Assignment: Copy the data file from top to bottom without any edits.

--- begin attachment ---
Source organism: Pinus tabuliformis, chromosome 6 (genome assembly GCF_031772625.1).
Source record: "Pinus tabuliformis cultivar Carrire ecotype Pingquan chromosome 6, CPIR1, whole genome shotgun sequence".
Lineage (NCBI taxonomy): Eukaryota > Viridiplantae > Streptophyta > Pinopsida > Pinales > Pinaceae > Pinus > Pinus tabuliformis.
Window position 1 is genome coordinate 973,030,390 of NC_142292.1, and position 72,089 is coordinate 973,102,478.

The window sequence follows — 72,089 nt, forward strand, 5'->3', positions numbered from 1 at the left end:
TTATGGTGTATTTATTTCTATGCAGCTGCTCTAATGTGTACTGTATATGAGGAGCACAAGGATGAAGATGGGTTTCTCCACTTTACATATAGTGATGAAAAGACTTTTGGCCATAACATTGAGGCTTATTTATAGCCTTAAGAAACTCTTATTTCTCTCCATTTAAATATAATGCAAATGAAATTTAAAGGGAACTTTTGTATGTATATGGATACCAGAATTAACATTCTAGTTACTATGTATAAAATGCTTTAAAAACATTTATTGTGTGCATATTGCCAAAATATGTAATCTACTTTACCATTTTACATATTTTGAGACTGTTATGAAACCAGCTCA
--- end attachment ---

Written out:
Source organism: Pinus tabuliformis, chromosome 6 (genome assembly GCF_031772625.1).
Source record: "Pinus tabuliformis cultivar Carrire ecotype Pingquan chromosome 6, CPIR1, whole genome shotgun sequence".
Lineage (NCBI taxonomy): Eukaryota > Viridiplantae > Streptophyta > Pinopsida > Pinales > Pinaceae > Pinus > Pinus tabuliformis.
Window position 1 is genome coordinate 973,030,390 of NC_142292.1, and position 72,089 is coordinate 973,102,478.

The window sequence follows — 72,089 nt, forward strand, 5'->3', positions numbered from 1 at the left end:
TTATGGTGTATTTATTTCTATGCAGCTGCTCTAATGTGTACTGTATATGAGGAGCACAAGGATGAAGATGGGTTTCTCCACTTTACATATAGTGATGAAAAGACTTTTGGCCATAACATTGAGGCTTATTTATAGCCTTAAGAAACTCTTATTTCTCTCCATTTAAATATAATGCAAATGAAATTTAAAGGGAACTTTTGTATGTATATGGATACCAGAATTAACATTCTAGTTACTATGTATAAAATGCTTTAAAAACATTTATTGTGTGCATATTGCCAAAATATGTAATCTACTTTACCATTTTACATATTTTGAGACTGTTATGAAACCAGCTCA